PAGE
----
This is over 15 years, so that means even at the top three schools only 1 or at most 2 PhDs from a given year typically gets a job in the US. The US is by far the most competitive market. If you follow the link you will see that the list of PhD institutions of US faculty members is truly international, including Tokyo, Berlin, Moscow, etc. (Note I think the jobs data also includes positions at Canadian research universities.)

The field is very much dominated by the top departments; the next most successful include MIT, Stanford, Caltech, Chicago, etc.

Here are some well-known schools that only produced 1 professor of theoretical physics over 15 years: UCLA, UC Davis, U Illinois, U Virginia, U Arizona, Boston University, U Penn, Northwestern, Moscow State University (top university in USSR), Insitute for Nuclear Research (INR) Moscow

Here are some well-known schools that only produced 2 professors over 15 years: Ohio State, U Minnesota, Michigan State, U Colorado, Brown

Here are some well-known schools that only produced 3 professors over 15 years: Columbia, CERN, Johns Hopkins, U Maryland, Yale, Pisa SNS (Scoula Normale Superiore; the most elite university in Italy), Novisibirsk (giant physics lab in USSR)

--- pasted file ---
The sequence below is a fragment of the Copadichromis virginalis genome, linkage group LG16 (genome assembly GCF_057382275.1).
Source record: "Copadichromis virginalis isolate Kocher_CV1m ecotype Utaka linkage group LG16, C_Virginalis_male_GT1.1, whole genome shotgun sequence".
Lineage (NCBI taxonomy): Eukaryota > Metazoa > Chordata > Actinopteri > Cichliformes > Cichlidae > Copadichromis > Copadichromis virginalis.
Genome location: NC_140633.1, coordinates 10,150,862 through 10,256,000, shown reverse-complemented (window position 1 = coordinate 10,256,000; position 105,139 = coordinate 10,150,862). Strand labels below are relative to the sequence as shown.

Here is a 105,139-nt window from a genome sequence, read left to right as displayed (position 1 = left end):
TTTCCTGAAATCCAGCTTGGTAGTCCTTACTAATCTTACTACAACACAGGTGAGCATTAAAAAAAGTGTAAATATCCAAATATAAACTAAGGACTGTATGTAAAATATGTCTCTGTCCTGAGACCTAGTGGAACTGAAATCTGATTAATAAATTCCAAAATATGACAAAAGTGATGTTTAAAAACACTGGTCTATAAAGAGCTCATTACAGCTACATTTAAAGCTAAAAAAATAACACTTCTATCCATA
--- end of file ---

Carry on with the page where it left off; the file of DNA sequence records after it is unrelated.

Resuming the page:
You can see that by the time we reach 3 professors produced over 15 years we are talking about very, very good physics departments. Even many of the schools in the 1 and 2 category are extremely good. These schools have all hired multiple professors over 15 years, but the people hired tend to have been produced by the very top departments. The flow is from the top down.

This dataset describes a very big talent pool — I would guess that a top 50 department (in the world) produces 3-5 PhDs a year in theoretical physics. If most of them only place a student every 5 years or so, that means the majority of their students end up doing something else!

How many professors do you think are / were straight with their PhD students about the odds of survival?